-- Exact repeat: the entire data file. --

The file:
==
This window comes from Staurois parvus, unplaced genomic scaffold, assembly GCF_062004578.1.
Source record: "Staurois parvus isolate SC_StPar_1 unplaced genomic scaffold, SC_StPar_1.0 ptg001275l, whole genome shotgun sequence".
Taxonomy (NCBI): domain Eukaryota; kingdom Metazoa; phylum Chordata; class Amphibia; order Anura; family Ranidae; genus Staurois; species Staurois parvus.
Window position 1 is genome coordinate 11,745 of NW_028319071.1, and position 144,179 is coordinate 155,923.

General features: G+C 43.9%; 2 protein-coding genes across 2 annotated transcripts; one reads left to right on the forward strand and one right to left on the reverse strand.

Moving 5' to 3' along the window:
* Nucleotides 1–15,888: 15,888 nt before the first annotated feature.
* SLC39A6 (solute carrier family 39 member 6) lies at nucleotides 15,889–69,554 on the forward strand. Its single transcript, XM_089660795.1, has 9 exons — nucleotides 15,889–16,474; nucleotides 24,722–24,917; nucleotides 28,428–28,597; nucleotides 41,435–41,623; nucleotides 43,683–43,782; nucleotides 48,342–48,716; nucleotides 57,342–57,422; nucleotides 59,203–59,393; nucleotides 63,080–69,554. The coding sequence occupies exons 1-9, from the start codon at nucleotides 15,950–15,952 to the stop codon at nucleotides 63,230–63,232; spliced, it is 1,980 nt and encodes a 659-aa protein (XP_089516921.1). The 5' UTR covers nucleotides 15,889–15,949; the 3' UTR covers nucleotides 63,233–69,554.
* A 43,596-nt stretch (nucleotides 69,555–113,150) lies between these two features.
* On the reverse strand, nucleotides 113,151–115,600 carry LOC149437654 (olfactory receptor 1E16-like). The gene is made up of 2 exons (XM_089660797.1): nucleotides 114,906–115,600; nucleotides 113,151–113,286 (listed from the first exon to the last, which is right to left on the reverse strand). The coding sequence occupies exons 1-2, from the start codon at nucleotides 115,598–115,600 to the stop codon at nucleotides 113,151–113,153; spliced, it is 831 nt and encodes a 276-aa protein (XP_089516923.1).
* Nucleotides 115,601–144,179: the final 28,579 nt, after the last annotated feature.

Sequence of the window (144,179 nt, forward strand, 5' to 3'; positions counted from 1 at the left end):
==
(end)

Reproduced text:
This window comes from Staurois parvus, unplaced genomic scaffold, assembly GCF_062004578.1.
Source record: "Staurois parvus isolate SC_StPar_1 unplaced genomic scaffold, SC_StPar_1.0 ptg001275l, whole genome shotgun sequence".
Taxonomy (NCBI): domain Eukaryota; kingdom Metazoa; phylum Chordata; class Amphibia; order Anura; family Ranidae; genus Staurois; species Staurois parvus.
Window position 1 is genome coordinate 11,745 of NW_028319071.1, and position 144,179 is coordinate 155,923.

General features: G+C 43.9%; 2 protein-coding genes across 2 annotated transcripts; one reads left to right on the forward strand and one right to left on the reverse strand.

Moving 5' to 3' along the window:
* Nucleotides 1–15,888: 15,888 nt before the first annotated feature.
* SLC39A6 (solute carrier family 39 member 6) lies at nucleotides 15,889–69,554 on the forward strand. Its single transcript, XM_089660795.1, has 9 exons — nucleotides 15,889–16,474; nucleotides 24,722–24,917; nucleotides 28,428–28,597; nucleotides 41,435–41,623; nucleotides 43,683–43,782; nucleotides 48,342–48,716; nucleotides 57,342–57,422; nucleotides 59,203–59,393; nucleotides 63,080–69,554. The coding sequence occupies exons 1-9, from the start codon at nucleotides 15,950–15,952 to the stop codon at nucleotides 63,230–63,232; spliced, it is 1,980 nt and encodes a 659-aa protein (XP_089516921.1). The 5' UTR covers nucleotides 15,889–15,949; the 3' UTR covers nucleotides 63,233–69,554.
* A 43,596-nt stretch (nucleotides 69,555–113,150) lies between these two features.
* On the reverse strand, nucleotides 113,151–115,600 carry LOC149437654 (olfactory receptor 1E16-like). The gene is made up of 2 exons (XM_089660797.1): nucleotides 114,906–115,600; nucleotides 113,151–113,286 (listed from the first exon to the last, which is right to left on the reverse strand). The coding sequence occupies exons 1-2, from the start codon at nucleotides 115,598–115,600 to the stop codon at nucleotides 113,151–113,153; spliced, it is 831 nt and encodes a 276-aa protein (XP_089516923.1).
* Nucleotides 115,601–144,179: the final 28,579 nt, after the last annotated feature.

Sequence of the window (144,179 nt, forward strand, 5' to 3'; positions counted from 1 at the left end):